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Federal elections in Canada have become ugly affairs. The dirty tricks, the endless mudslinging, the deceitful propaganda – all designed to get your vote but just as likely to make you not want to vote.

I don't know if this campaign has been the worst, or one of the worst, or in the top five of the worst elections for the level of nastiness on display, but to me it's been the most wretched and distasteful of my lifetime. Maybe it's because it seems to have gone on forever. Maybe it's because it has gone on forever. In the United States, they're used to months and months of character assassination. Here, we're not.

It's funny. Each of the three main leaders in this election insist he's the right person to lead a country as great as this one. And yet, each has contributed, in his own way, to making this election as belligerent and divisive and, ultimately, as un-Canadian as possible.

And we wonder why fewer of us are inclined to vote these days.

Modern election campaigns aren't invigorating or inspiring; they're depressing. The last one I can recall that transcended the usual vitriol and sleazy manoeuvring was Barack Obama's 2008 campaign for the presidency. Of course, the Democrats weren't complete innocents, but Mr. Obama did sell hope instead of fear. In this federal campaign, it has felt at times like all we've been pitched is fear, although on this front I'd say the Conservatives have promoted a lot more of it than their opponents.

There was one part of The Globe and Mail's endorsement of the Conservatives I agreed with: the section describing Stephen Harper's egregious campaign style. "The topper has been how this election campaign was sidetracked into an artificial, American-style, culture war over niqabs and 'barbaric cultural practices.' The spectacle of a prime minister seemingly willing to say anything, or demonize anyone, in an attempt to get re-elected has demeaned our politics."

Indeed it has.

Another example of this was the disgraceful ads and flyers being distributed by the Conservatives in the Punjabi and Cantonese communities, warning that a Justin Trudeau government would lead to "illegal drug injection sites in our neighbourhoods" and "brothels in our communities." How cynical to devise a plan based on the notion that those in certain immigrant groups are so gullible and uninformed they'll believe any old lie and half-truth. And yet, this is somehow viewed as acceptable conduct in our modern political age.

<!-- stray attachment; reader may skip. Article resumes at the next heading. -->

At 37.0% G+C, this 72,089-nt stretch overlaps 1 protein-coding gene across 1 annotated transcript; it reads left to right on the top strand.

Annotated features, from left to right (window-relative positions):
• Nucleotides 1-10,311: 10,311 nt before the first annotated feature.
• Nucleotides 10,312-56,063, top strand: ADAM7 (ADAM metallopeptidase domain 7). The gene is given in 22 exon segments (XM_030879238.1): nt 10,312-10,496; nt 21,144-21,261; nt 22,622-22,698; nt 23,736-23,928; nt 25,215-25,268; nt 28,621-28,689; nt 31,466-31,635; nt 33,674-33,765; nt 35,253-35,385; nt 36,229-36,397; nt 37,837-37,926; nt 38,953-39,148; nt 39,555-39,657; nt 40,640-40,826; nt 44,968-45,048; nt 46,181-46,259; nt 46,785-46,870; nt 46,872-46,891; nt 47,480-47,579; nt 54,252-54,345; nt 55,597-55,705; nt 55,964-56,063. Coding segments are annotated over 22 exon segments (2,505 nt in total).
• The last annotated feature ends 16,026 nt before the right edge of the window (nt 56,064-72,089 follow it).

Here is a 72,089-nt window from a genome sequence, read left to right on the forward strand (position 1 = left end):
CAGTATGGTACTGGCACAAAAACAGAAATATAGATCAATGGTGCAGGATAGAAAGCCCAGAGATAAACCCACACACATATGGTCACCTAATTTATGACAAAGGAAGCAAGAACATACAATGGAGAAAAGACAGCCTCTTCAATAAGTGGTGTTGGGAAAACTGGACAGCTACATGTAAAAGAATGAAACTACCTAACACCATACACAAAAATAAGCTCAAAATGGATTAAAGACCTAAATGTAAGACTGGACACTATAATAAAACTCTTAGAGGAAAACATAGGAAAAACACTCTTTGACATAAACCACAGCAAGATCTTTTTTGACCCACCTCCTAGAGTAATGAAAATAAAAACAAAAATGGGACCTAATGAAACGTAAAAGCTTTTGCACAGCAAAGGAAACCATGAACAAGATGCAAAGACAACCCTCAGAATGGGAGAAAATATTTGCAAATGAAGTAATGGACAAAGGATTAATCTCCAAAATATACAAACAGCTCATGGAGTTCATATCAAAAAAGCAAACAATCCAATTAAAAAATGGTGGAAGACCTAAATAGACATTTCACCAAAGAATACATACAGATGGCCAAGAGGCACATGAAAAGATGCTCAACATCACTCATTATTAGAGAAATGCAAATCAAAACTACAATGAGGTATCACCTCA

The Liberals have been guilty of it too. They sent out literature to immigrant communities as well, in one case warning that Bill C-24, passed by the Conservatives, would mean new Canadians could have their citizenship taken away for no good reason. It's a ridiculous claim, but all is fair in love and election campaigns apparently.

I will give the New Democrats credit: It's been more difficult to find examples of this type of unfettered fear-mongering in their campaign. And, certainly, the Green Party's Elizabeth May has conducted herself in exemplary fashion, even if many will dismiss that as easy to do when you have no hope of winning. I don't know. I think it's something others should aspire to.

Of course, all this is the lament of a naive idealist. Even as I write it, I know things aren't about to change. If the Liberals don't fight the Conservatives' Republican-style war-room stratagems with some of their own, they might well get crushed. As the saying goes, you don't bring a knife to a gun fight. So, we put up with the gun fight, as foul and destructive as it is.

I wish there was some way to forge real change on this front. People have talked about altering the tenor of our national discourse for some time, but nothing happens. We bemoan the Americanization of our politics and yet sit idly by as it gets more and more that way with each passing year. We all like to think we'd never support a party that appeals to our worst instincts and yet do, in droves.

Yet, it must be said: As nasty and acrimonious as this election has been, as contrary to our better natures, don't use it as an excuse not to vote. That single act is something we should never take for granted, none of us. That privilege came at the cost of many lives and those sacrifices should always be honoured with your vote.